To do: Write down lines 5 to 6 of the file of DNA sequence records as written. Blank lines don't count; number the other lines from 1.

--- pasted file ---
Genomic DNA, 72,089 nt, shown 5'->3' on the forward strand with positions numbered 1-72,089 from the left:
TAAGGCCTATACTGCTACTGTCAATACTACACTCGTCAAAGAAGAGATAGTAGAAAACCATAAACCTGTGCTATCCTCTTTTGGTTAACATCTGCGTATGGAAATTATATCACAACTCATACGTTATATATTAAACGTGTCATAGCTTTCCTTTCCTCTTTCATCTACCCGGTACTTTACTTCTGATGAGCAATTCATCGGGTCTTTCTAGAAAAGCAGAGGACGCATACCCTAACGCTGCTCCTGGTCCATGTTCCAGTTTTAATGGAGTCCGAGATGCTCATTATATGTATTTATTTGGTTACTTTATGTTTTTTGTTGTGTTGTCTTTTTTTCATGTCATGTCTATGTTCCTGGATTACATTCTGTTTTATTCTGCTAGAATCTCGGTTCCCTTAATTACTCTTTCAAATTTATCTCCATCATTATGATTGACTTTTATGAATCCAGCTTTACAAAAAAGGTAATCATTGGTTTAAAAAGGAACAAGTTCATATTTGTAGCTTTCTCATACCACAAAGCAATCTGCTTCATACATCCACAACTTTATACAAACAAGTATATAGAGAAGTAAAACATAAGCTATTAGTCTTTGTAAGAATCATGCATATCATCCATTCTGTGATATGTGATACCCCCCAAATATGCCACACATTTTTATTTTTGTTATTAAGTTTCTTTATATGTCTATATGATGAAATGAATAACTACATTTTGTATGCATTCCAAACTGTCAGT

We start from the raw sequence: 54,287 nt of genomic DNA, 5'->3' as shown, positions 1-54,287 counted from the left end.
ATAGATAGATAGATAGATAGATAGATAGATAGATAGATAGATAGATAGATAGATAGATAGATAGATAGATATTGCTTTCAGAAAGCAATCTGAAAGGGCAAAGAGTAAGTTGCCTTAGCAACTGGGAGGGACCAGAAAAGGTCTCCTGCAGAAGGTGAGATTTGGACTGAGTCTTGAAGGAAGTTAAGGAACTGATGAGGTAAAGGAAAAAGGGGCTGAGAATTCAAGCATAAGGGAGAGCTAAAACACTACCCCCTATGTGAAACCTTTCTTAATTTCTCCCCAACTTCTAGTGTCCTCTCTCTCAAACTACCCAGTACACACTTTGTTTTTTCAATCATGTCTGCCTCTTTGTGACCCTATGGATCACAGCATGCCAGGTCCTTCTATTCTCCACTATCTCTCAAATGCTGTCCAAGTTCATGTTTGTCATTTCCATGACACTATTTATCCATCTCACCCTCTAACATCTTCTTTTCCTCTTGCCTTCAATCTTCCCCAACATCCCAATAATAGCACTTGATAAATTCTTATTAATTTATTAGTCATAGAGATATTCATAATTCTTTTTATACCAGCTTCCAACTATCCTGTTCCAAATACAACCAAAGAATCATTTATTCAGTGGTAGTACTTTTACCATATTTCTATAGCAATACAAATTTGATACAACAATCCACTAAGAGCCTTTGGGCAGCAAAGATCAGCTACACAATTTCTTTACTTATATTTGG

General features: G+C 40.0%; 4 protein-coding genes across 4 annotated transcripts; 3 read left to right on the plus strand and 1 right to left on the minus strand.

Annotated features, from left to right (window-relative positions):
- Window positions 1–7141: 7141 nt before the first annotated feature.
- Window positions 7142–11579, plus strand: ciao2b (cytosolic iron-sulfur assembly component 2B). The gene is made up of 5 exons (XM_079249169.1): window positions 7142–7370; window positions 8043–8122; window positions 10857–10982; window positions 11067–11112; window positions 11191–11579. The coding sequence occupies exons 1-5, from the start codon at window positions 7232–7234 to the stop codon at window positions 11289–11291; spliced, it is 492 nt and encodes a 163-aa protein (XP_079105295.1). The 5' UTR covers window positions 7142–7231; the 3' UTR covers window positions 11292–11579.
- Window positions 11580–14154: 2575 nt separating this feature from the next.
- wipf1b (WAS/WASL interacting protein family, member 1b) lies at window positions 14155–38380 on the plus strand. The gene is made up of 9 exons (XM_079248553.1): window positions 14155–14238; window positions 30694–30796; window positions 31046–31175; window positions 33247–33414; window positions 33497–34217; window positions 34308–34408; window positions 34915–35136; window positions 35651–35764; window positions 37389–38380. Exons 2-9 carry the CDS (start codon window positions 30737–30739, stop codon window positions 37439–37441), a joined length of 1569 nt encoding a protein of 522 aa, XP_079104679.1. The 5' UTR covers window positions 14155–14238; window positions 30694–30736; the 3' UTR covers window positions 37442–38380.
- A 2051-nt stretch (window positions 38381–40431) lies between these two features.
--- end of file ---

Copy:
General features: G+C 40.0%; 4 protein-coding genes across 4 annotated transcripts; 3 read left to right on the plus strand and 1 right to left on the minus strand.

Annotated features, from left to right (window-relative positions):